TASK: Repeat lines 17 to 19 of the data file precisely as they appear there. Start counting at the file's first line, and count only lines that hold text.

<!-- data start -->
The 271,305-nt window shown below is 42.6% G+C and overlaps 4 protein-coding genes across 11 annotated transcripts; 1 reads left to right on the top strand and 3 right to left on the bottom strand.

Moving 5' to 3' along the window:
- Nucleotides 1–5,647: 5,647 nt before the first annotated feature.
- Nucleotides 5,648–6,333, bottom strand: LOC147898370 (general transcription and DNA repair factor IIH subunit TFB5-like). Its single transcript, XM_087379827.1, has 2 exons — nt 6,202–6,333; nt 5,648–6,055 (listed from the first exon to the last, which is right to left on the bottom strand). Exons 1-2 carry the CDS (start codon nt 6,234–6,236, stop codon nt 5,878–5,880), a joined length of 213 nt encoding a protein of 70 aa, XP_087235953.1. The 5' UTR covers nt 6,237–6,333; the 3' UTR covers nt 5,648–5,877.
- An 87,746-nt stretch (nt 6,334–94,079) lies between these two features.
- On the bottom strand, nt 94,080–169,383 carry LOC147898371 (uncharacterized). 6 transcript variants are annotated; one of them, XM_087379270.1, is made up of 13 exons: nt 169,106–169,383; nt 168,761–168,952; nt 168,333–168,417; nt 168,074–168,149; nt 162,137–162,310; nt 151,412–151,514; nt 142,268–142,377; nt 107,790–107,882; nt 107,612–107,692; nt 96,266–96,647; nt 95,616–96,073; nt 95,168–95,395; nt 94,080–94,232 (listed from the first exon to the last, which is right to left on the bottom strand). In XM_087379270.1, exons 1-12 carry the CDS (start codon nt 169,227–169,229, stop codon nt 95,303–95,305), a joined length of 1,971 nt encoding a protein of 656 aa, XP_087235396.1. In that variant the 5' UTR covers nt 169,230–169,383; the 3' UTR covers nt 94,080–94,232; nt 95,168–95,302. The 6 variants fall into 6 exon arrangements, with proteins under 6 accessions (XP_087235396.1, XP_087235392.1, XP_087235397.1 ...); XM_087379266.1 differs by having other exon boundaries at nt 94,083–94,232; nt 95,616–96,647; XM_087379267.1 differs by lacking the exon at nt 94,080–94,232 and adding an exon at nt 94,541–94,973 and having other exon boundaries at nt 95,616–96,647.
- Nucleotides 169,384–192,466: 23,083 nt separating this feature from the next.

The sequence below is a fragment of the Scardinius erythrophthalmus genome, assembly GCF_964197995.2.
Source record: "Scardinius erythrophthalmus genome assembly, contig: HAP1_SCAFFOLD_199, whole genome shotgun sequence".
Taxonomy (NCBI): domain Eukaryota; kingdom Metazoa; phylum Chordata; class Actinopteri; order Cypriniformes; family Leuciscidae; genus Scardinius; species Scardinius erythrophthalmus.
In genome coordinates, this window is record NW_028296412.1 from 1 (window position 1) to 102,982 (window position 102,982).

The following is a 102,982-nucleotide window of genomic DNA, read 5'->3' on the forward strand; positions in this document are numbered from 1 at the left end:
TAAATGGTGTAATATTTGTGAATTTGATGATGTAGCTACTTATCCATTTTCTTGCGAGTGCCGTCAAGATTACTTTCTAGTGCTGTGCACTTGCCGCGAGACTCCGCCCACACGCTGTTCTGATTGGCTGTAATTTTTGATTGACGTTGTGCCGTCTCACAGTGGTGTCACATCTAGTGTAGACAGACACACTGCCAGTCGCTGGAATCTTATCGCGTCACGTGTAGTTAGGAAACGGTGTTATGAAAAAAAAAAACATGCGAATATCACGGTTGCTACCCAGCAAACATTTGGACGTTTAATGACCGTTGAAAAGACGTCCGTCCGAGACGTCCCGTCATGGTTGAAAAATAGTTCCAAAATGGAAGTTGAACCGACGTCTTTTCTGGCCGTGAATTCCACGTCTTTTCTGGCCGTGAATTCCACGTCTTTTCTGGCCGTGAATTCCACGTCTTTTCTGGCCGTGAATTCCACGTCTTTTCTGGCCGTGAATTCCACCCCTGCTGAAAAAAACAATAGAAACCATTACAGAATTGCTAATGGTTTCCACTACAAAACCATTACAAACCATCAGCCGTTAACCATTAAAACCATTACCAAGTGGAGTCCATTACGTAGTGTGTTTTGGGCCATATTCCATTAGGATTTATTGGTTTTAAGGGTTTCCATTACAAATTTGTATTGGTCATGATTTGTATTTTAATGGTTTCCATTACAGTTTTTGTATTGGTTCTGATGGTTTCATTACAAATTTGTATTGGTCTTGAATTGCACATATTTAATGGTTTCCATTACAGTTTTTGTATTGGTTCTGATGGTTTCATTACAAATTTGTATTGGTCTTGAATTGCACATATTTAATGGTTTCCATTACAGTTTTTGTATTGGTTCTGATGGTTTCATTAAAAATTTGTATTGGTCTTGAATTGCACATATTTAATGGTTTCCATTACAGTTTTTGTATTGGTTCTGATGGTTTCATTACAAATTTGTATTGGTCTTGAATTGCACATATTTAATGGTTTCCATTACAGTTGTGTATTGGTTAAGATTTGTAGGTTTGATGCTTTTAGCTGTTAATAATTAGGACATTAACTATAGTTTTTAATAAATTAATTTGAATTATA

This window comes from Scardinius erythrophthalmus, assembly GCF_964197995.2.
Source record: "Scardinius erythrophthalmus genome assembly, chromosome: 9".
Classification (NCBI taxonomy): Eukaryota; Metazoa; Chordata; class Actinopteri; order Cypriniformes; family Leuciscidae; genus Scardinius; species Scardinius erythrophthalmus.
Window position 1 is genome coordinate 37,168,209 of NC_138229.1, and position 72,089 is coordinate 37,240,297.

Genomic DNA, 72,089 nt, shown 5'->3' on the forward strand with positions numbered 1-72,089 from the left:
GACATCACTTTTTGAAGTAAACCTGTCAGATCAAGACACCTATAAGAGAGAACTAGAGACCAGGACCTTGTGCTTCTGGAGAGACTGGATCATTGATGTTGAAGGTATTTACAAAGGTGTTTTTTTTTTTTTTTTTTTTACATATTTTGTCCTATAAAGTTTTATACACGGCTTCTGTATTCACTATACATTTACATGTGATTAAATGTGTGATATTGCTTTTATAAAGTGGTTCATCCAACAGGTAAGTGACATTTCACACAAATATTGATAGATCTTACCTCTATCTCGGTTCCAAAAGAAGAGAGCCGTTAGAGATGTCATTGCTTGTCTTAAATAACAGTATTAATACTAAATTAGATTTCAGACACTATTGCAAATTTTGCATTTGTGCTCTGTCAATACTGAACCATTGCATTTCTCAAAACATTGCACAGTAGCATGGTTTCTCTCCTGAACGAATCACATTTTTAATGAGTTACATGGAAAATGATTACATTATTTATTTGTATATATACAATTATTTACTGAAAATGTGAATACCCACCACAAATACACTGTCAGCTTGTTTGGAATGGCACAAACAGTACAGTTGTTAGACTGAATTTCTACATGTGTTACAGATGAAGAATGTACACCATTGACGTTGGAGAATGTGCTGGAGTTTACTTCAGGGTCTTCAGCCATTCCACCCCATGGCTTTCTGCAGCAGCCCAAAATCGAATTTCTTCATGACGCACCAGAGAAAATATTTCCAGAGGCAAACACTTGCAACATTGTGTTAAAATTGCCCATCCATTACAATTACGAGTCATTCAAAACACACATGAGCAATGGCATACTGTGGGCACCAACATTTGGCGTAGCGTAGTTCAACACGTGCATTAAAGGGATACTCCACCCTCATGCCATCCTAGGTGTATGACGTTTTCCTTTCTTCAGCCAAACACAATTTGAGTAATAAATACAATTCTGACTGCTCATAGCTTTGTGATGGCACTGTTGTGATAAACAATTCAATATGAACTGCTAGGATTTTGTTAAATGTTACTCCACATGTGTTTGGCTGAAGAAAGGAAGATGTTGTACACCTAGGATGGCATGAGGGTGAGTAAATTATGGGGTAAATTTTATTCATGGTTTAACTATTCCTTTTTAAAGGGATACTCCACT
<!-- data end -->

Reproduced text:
Window position 1 is genome coordinate 37,168,209 of NC_138229.1, and position 72,089 is coordinate 37,240,297.

Genomic DNA, 72,089 nt, shown 5'->3' on the forward strand with positions numbered 1-72,089 from the left:
GACATCACTTTTTGAAGTAAACCTGTCAGATCAAGACACCTATAAGAGAGAACTAGAGACCAGGACCTTGTGCTTCTGGAGAGACTGGATCATTGATGTTGAAGGTATTTACAAAGGTGTTTTTTTTTTTTTTTTTTTTACATATTTTGTCCTATAAAGTTTTATACACGGCTTCTGTATTCACTATACATTTACATGTGATTAAATGTGTGATATTGCTTTTATAAAGTGGTTCATCCAACAGGTAAGTGACATTTCACACAAATATTGATAGATCTTACCTCTATCTCGGTTCCAAAAGAAGAGAGCCGTTAGAGATGTCATTGCTTGTCTTAAATAACAGTATTAATACTAAATTAGATTTCAGACACTATTGCAAATTTTGCATTTGTGCTCTGTCAATACTGAACCATTGCATTTCTCAAAACATTGCACAGTAGCATGGTTTCTCTCCTGAACGAATCACATTTTTAATGAGTTACATGGAAAATGATTACATTATTTATTTGTATATATACAATTATTTACTGAAAATGTGAATACCCACCACAAATACACTGTCAGCTTGTTTGGAATGGCACAAACAGTACAGTTGTTAGACTGAATTTCTACATGTGTTACAGATGAAGAATGTACACCATTGACGTTGGAGAATGTGCTGGAGTTTACTTCAGGGTCTTCAGCCATTCCACCCCATGGCTTTCTGCAGCAGCCCAAAATCGAATTTCTTCATGACGCACCAGAGAAAATATTTCCAGAGGCAAACACTTGCAACATTGTGTTAAAATTGCCCATCCATTACAATTACGAGTCATTCAAAACACACATGAGCAATGGCATACTGTGGGCACCAACATTTGGCGTAGCGTAGTTCAACACGTGCATTAAAGGGATACTCCACCCTCATGCCATCCTAGGTGTATGACGTTTTCCTTTCTTCAGCCAAACACAATTTGAGTAATAAATACAATTCTGACTGCTCATAGCTTTGTGATGGCACTGTTGTGATAAACAATTCAATATGAACTGCTAGGATTTTGTTAAATGTTACTCCACATGTGTTTGGCTGAAGAAAGGAAGATGTTGTACACCTAGGATGGCATGAGGGTGAGTAAATTATGGGGTAAATTTTATTCATGGTTTAACTATTCCTTTTTAAAGGGATACTCCACT